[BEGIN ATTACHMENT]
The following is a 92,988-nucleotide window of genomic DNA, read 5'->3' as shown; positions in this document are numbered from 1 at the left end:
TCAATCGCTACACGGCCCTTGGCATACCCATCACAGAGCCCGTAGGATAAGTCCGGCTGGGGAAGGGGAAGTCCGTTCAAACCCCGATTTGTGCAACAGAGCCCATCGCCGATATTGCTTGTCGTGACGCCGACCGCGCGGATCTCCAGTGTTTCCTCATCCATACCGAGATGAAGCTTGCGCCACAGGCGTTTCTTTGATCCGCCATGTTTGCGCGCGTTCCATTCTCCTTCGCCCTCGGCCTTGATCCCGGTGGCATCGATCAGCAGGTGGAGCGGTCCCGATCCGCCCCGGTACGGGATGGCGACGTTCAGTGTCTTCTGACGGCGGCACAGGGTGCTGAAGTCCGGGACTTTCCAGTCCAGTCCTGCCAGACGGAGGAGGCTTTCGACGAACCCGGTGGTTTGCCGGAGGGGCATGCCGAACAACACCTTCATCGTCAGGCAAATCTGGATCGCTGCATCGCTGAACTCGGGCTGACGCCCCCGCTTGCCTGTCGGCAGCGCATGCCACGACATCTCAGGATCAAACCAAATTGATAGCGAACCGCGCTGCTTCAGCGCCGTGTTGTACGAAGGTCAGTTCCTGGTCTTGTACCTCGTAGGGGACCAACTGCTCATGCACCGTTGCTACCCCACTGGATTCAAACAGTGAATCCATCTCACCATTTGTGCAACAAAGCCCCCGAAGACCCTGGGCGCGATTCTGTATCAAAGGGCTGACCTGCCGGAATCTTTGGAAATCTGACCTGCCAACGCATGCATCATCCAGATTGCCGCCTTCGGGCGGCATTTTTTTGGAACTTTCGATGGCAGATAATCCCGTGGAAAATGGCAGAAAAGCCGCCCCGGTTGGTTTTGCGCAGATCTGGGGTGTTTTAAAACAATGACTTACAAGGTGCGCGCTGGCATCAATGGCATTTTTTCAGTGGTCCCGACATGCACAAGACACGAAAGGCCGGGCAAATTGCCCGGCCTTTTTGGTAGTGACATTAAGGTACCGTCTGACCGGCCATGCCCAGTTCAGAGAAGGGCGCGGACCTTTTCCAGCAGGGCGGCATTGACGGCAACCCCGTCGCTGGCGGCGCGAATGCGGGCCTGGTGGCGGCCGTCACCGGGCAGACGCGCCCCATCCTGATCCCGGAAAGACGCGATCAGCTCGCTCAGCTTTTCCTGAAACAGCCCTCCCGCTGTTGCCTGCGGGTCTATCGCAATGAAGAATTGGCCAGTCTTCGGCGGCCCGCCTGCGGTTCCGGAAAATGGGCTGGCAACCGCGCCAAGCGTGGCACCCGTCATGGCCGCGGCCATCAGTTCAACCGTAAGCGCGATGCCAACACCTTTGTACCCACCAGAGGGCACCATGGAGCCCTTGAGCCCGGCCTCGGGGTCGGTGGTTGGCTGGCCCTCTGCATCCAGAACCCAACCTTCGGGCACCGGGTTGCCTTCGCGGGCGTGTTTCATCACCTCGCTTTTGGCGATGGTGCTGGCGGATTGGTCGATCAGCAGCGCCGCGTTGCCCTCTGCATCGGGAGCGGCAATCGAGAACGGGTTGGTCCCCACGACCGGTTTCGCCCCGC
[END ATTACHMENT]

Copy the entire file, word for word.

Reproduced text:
The following is a 92,988-nucleotide window of genomic DNA, read 5'->3' as shown; positions in this document are numbered from 1 at the left end:
TCAATCGCTACACGGCCCTTGGCATACCCATCACAGAGCCCGTAGGATAAGTCCGGCTGGGGAAGGGGAAGTCCGTTCAAACCCCGATTTGTGCAACAGAGCCCATCGCCGATATTGCTTGTCGTGACGCCGACCGCGCGGATCTCCAGTGTTTCCTCATCCATACCGAGATGAAGCTTGCGCCACAGGCGTTTCTTTGATCCGCCATGTTTGCGCGCGTTCCATTCTCCTTCGCCCTCGGCCTTGATCCCGGTGGCATCGATCAGCAGGTGGAGCGGTCCCGATCCGCCCCGGTACGGGATGGCGACGTTCAGTGTCTTCTGACGGCGGCACAGGGTGCTGAAGTCCGGGACTTTCCAGTCCAGTCCTGCCAGACGGAGGAGGCTTTCGACGAACCCGGTGGTTTGCCGGAGGGGCATGCCGAACAACACCTTCATCGTCAGGCAAATCTGGATCGCTGCATCGCTGAACTCGGGCTGACGCCCCCGCTTGCCTGTCGGCAGCGCATGCCACGACATCTCAGGATCAAACCAAATTGATAGCGAACCGCGCTGCTTCAGCGCCGTGTTGTACGAAGGTCAGTTCCTGGTCTTGTACCTCGTAGGGGACCAACTGCTCATGCACCGTTGCTACCCCACTGGATTCAAACAGTGAATCCATCTCACCATTTGTGCAACAAAGCCCCCGAAGACCCTGGGCGCGATTCTGTATCAAAGGGCTGACCTGCCGGAATCTTTGGAAATCTGACCTGCCAACGCATGCATCATCCAGATTGCCGCCTTCGGGCGGCATTTTTTTGGAACTTTCGATGGCAGATAATCCCGTGGAAAATGGCAGAAAAGCCGCCCCGGTTGGTTTTGCGCAGATCTGGGGTGTTTTAAAACAATGACTTACAAGGTGCGCGCTGGCATCAATGGCATTTTTTCAGTGGTCCCGACATGCACAAGACACGAAAGGCCGGGCAAATTGCCCGGCCTTTTTGGTAGTGACATTAAGGTACCGTCTGACCGGCCATGCCCAGTTCAGAGAAGGGCGCGGACCTTTTCCAGCAGGGCGGCATTGACGGCAACCCCGTCGCTGGCGGCGCGAATGCGGGCCTGGTGGCGGCCGTCACCGGGCAGACGCGCCCCATCCTGATCCCGGAAAGACGCGATCAGCTCGCTCAGCTTTTCCTGAAACAGCCCTCCCGCTGTTGCCTGCGGGTCTATCGCAATGAAGAATTGGCCAGTCTTCGGCGGCCCGCCTGCGGTTCCGGAAAATGGGCTGGCAACCGCGCCAAGCGTGGCACCCGTCATGGCCGCGGCCATCAGTTCAACCGTAAGCGCGATGCCAACACCTTTGTACCCACCAGAGGGCACCATGGAGCCCTTGAGCCCGGCCTCGGGGTCGGTGGTTGGCTGGCCCTCTGCATCCAGAACCCAACCTTCGGGCACCGGGTTGCCTTCGCGGGCGTGTTTCATCACCTCGCTTTTGGCGATGGTGCTGGCGGATTGGTCGATCAGCAGCGCCGCGTTGCCCTCTGCATCGGGAGCGGCAATCGAGAACGGGTTGGTCCCCACGACCGGTTTCGCCCCGC